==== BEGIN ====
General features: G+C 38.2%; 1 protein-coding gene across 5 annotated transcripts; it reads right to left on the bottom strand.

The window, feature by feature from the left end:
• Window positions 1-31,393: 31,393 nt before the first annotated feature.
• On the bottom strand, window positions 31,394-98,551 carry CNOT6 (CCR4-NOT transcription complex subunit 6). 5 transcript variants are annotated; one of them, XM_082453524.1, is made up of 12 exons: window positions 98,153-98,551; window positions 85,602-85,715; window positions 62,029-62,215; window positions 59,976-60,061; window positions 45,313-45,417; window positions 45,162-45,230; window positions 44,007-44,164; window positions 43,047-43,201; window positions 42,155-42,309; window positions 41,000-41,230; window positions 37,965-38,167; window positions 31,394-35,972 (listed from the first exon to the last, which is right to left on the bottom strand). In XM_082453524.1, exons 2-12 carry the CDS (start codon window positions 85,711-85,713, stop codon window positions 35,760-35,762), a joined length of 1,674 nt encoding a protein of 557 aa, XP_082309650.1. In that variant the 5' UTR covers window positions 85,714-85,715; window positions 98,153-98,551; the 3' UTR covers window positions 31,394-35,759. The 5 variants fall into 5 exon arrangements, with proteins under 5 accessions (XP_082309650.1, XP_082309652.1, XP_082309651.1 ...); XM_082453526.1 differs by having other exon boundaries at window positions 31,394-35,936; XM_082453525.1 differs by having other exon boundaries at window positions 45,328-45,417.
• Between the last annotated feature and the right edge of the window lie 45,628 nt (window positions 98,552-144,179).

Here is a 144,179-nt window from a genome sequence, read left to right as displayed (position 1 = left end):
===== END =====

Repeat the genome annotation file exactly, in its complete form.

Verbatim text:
General features: G+C 38.2%; 1 protein-coding gene across 5 annotated transcripts; it reads right to left on the bottom strand.

The window, feature by feature from the left end:
• Window positions 1-31,393: 31,393 nt before the first annotated feature.
• On the bottom strand, window positions 31,394-98,551 carry CNOT6 (CCR4-NOT transcription complex subunit 6). 5 transcript variants are annotated; one of them, XM_082453524.1, is made up of 12 exons: window positions 98,153-98,551; window positions 85,602-85,715; window positions 62,029-62,215; window positions 59,976-60,061; window positions 45,313-45,417; window positions 45,162-45,230; window positions 44,007-44,164; window positions 43,047-43,201; window positions 42,155-42,309; window positions 41,000-41,230; window positions 37,965-38,167; window positions 31,394-35,972 (listed from the first exon to the last, which is right to left on the bottom strand). In XM_082453524.1, exons 2-12 carry the CDS (start codon window positions 85,711-85,713, stop codon window positions 35,760-35,762), a joined length of 1,674 nt encoding a protein of 557 aa, XP_082309650.1. In that variant the 5' UTR covers window positions 85,714-85,715; window positions 98,153-98,551; the 3' UTR covers window positions 31,394-35,759. The 5 variants fall into 5 exon arrangements, with proteins under 5 accessions (XP_082309650.1, XP_082309652.1, XP_082309651.1 ...); XM_082453526.1 differs by having other exon boundaries at window positions 31,394-35,936; XM_082453525.1 differs by having other exon boundaries at window positions 45,328-45,417.
• Between the last annotated feature and the right edge of the window lie 45,628 nt (window positions 98,552-144,179).

Here is a 144,179-nt window from a genome sequence, read left to right as displayed (position 1 = left end):